Dennis D. McDonald (ddmcd@outlook.com) is an independent consultant located in Alexandria Virginia. His services and capabilities are described here. Application areas include project, program, and data management; market assessment, digital strategy, and program planning; change and content management; social media; and, technology adoption. Follow him on Google+. He also publishes on CTOvision.com and aNewDomain.

Is DRM a "Tax" on the Intellectual Property Supply Chain?

Is DRM a "Tax" on the Intellectual Property Supply Chain?

By Dennis D. McDonald

Like it or not, the current controversy over the publication by Digg of a decryption key for unlocking DRM-equipped high definition DVDs might give some companies pause about how to handle threatening "take-down notices" in the event an employee blog or wiki is used to publish a protected or controversial work. This eventuality is just one of the things companies will need to consider when developing a social media risk management strategy.

I won't get into my views on DRM in detail here. It's fantasy to think that hardware and software based DRM techniques will not be bypassed at some point in time by sophisticated users, even as these techniques provide "speedbumps" for less sophisticated users and annoyances to those who have no interest in piracy.

Maybe we should think of DRM as a "tax" on the intellectual property supply chain. Everyone pays in some way for DRM -- publishers lose anyway from sophisticated piracy that cannot be prevented by any type of DRM, customers lose from added expense and product complexity, manufacturers have to maintain more complex infrastructures -- and the legal fees for everyone continue to mount up.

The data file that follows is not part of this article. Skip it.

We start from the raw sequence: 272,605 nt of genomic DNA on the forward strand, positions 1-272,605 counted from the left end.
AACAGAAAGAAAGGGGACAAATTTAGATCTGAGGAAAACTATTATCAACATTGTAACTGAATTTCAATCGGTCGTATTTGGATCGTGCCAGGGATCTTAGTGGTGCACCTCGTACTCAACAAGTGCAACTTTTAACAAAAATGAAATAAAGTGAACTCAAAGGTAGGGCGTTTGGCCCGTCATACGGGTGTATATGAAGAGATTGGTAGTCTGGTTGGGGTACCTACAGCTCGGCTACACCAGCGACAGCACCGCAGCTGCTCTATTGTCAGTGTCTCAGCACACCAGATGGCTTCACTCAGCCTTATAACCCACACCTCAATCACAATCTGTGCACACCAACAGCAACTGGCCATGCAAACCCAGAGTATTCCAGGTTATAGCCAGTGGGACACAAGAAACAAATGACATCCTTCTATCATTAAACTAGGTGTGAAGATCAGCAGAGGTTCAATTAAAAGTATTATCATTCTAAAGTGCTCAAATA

It's not a happy situation and has been referred to by more than one commentator as a game of "whack-a-mole."

If history is any guide, some kind of accommodation will be worked out eventually but only after much legal blood is spilled. I'm learning a lot about such situations from reading the book Playback, (c) 2003 by Mark Coleman and published by Da Capo Press. Coleman discusses the history of Edison's cylinder recordings, format battles over recording technologies, RCA vs. Columbia over LP technology, organized opposition by musicians over radio broadcast of records, and other events leading up to and including the Napster decision. The historic details in this book are oddly familiar as new technologies are introduced, they are battled by the status quo, and then -- surprise surprise -- businesses finally figure out that they can make money after all with creative thinking.

 

Five Factors That Influence Successful Corporate Adoption of Internal Social Media and Web 2.0 Initiatives

Five Factors That Influence Successful Corporate Adoption of Internal Social Media and Web 2.0 Initiatives

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